Todd Carpenter currently serves as Executive Director of the National Information Standards Organization (NISO), a non-profit association that develops and maintains standards for the creation, persistent management, and effective interchange of information. In this role, he works with organizations across the publishing, library and software provider communities, building coalitions to improve efficiency in systems to deliver content to users. Prior to joining NISO, Todd was Director of Business Development at BioOne. He also held management positions at The Johns Hopkins University Press, the Energy Intelligence Group, and the Haworth Press. He has served on the Boards of several industry and community organizations, including FORCE11, the Baltimore County Public Library, the Book Industry Study Group and the Society for Scholarly Publishing. He contributes regularly as a Chef on the Scholarly Kitchen and is author of dozens of papers on library and publishing systems. He is presently writing a book on our everyday interactions with metadata. Todd is a graduate of Syracuse University and holds a masters degree in business from the Johns Hopkins University.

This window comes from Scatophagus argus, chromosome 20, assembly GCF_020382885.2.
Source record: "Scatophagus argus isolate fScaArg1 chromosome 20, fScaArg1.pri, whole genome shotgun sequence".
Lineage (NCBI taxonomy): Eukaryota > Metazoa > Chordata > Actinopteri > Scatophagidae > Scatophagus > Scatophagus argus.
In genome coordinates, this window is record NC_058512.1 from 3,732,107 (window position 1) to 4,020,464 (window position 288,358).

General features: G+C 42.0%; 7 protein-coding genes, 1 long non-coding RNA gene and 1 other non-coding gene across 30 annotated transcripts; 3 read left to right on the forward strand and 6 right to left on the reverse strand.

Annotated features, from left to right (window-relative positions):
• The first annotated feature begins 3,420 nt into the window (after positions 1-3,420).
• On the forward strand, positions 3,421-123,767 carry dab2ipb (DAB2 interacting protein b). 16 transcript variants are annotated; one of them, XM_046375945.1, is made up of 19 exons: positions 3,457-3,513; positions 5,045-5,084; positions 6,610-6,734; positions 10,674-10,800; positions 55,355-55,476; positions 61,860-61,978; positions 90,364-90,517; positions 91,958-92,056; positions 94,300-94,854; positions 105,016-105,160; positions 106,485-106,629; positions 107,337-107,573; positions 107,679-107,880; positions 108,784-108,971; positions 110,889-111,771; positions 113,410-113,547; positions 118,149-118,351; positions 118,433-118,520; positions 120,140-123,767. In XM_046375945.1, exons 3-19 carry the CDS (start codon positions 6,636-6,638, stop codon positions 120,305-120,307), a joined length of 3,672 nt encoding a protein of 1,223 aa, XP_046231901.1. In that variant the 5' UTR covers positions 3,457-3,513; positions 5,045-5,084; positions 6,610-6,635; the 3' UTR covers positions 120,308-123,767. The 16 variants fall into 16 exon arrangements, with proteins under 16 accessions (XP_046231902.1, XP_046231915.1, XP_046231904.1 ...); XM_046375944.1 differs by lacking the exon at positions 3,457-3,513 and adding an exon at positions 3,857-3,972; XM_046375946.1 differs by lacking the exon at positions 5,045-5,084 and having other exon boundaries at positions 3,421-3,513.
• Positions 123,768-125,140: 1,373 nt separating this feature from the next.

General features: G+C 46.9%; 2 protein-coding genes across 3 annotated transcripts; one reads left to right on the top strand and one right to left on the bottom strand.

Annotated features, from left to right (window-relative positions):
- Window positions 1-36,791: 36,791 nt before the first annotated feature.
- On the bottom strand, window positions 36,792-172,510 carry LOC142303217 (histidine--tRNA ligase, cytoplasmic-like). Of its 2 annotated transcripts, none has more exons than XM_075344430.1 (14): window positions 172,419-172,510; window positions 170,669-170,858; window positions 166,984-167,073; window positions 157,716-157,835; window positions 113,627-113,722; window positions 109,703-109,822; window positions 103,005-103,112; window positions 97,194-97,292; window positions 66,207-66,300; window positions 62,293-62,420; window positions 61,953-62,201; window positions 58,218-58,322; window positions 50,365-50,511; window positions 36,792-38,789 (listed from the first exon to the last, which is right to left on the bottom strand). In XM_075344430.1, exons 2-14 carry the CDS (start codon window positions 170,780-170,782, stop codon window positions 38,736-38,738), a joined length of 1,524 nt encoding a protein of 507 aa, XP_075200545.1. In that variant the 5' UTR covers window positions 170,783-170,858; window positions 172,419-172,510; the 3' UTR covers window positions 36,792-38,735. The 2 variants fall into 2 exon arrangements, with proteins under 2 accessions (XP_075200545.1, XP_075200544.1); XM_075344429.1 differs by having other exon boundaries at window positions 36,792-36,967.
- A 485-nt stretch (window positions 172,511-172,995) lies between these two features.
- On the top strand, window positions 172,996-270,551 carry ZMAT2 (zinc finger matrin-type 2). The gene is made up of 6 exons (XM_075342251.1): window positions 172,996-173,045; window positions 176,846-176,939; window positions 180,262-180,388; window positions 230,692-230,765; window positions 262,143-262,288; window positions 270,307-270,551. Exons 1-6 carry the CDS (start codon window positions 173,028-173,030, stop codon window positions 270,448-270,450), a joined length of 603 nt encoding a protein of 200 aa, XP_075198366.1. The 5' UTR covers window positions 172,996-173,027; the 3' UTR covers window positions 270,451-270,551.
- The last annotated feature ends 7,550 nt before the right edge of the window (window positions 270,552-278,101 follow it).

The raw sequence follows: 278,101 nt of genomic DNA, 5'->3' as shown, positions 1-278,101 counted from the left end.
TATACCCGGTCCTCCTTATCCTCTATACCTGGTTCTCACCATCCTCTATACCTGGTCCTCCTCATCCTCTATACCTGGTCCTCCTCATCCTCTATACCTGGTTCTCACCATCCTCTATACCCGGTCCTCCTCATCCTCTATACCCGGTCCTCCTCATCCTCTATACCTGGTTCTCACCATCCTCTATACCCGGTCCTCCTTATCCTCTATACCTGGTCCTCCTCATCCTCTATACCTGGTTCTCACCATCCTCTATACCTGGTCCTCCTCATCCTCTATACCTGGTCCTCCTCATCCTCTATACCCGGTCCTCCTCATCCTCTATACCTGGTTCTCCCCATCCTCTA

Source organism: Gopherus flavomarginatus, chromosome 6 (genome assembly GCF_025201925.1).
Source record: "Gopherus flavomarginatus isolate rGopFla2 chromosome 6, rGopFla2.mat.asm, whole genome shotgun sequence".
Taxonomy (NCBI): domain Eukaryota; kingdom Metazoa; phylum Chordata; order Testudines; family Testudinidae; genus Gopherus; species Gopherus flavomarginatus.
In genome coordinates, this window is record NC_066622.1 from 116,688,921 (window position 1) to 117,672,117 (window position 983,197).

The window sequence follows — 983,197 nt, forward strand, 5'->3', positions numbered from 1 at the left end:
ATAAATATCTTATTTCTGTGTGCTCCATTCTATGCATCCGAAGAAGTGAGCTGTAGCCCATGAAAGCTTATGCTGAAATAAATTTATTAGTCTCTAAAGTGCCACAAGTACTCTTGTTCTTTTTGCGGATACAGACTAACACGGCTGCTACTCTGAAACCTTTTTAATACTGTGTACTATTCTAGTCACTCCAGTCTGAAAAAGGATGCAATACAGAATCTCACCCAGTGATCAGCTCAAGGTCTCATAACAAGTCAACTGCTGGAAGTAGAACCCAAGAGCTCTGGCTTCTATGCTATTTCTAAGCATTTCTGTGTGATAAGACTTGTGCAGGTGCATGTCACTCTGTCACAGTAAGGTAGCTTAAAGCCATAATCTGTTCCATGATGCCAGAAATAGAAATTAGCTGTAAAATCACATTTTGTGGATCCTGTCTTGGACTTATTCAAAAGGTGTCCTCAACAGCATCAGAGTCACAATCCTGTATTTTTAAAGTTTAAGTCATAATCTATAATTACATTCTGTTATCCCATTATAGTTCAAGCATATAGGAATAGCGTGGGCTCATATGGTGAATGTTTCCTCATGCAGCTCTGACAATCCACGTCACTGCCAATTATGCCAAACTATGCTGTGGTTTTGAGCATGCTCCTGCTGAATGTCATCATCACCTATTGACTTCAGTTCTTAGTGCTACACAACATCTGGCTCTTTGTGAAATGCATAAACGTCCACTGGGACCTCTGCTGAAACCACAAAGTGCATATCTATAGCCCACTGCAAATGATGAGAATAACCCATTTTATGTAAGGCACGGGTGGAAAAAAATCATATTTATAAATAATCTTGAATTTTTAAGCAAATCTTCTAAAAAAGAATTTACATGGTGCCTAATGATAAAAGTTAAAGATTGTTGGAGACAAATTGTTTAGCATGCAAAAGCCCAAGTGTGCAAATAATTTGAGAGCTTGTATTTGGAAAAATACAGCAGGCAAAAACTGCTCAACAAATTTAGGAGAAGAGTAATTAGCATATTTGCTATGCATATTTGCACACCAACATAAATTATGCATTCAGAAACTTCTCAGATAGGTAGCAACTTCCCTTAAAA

Anita de Waard (she/her) is VP of Research Collaborations at Elsevier. Her work focuses on working with academic and industry partners on projects pertaining to progressing models and frameworks for scholarly communication. Since 1997, she has worked on bridging the gap between science publishing and computational and information technologies. Her efforts include working on a semantic model for research papers, co-founding the interdisciplinary member organization Force11, and supporting models for research data management in cross-stakeholder alliances such as the Research Data Alliance and the NIST Research Data Framework, and through a series of workshops on Scholarly Document Processing. Her current work focuses on developing collaborations to improve trust, reproducibility and research integrity in scholarly communications. Anita has a degree in low-temperature physics from Leiden and worked in Moscow before joining Elsevier as a physics publisher in 1988; she hails from the Netherlands, and lives in a forest in Vermont.